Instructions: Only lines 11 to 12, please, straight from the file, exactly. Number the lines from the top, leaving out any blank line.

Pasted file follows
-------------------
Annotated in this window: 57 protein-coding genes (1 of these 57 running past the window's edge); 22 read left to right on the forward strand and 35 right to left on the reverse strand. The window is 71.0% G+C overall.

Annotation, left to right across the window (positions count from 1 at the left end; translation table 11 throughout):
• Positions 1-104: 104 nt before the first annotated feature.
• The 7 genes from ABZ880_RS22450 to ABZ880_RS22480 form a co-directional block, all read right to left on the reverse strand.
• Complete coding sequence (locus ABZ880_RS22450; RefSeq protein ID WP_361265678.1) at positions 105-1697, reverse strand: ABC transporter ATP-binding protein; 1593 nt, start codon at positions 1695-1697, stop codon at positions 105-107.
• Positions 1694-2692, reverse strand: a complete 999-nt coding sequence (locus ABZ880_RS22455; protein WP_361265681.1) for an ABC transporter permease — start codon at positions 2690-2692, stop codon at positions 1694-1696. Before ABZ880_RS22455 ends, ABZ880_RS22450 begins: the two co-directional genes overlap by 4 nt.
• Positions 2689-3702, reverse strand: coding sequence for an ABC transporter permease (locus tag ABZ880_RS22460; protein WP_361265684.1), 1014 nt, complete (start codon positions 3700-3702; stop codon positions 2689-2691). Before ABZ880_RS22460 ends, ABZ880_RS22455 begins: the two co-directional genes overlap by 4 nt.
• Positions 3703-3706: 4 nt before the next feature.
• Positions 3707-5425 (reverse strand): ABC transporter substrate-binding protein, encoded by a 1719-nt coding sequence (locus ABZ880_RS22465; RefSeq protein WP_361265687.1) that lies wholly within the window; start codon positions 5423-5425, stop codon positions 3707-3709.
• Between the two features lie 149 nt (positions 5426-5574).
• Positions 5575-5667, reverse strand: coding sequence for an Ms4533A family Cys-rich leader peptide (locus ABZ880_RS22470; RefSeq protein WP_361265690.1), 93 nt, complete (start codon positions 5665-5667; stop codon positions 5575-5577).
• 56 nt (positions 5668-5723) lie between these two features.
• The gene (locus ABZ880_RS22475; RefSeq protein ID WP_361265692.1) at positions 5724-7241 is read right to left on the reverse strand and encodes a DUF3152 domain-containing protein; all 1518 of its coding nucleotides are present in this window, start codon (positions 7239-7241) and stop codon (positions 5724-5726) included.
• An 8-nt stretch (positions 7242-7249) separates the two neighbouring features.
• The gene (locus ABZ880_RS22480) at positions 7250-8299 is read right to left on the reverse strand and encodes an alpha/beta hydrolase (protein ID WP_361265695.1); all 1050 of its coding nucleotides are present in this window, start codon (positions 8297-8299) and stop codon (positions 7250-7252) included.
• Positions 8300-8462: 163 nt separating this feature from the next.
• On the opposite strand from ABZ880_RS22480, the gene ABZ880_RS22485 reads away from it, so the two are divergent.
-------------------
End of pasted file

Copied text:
• Positions 5575-5667, reverse strand: coding sequence for an Ms4533A family Cys-rich leader peptide (locus ABZ880_RS22470; RefSeq protein WP_361265690.1), 93 nt, complete (start codon positions 5665-5667; stop codon positions 5575-5577).
• 56 nt (positions 5668-5723) lie between these two features.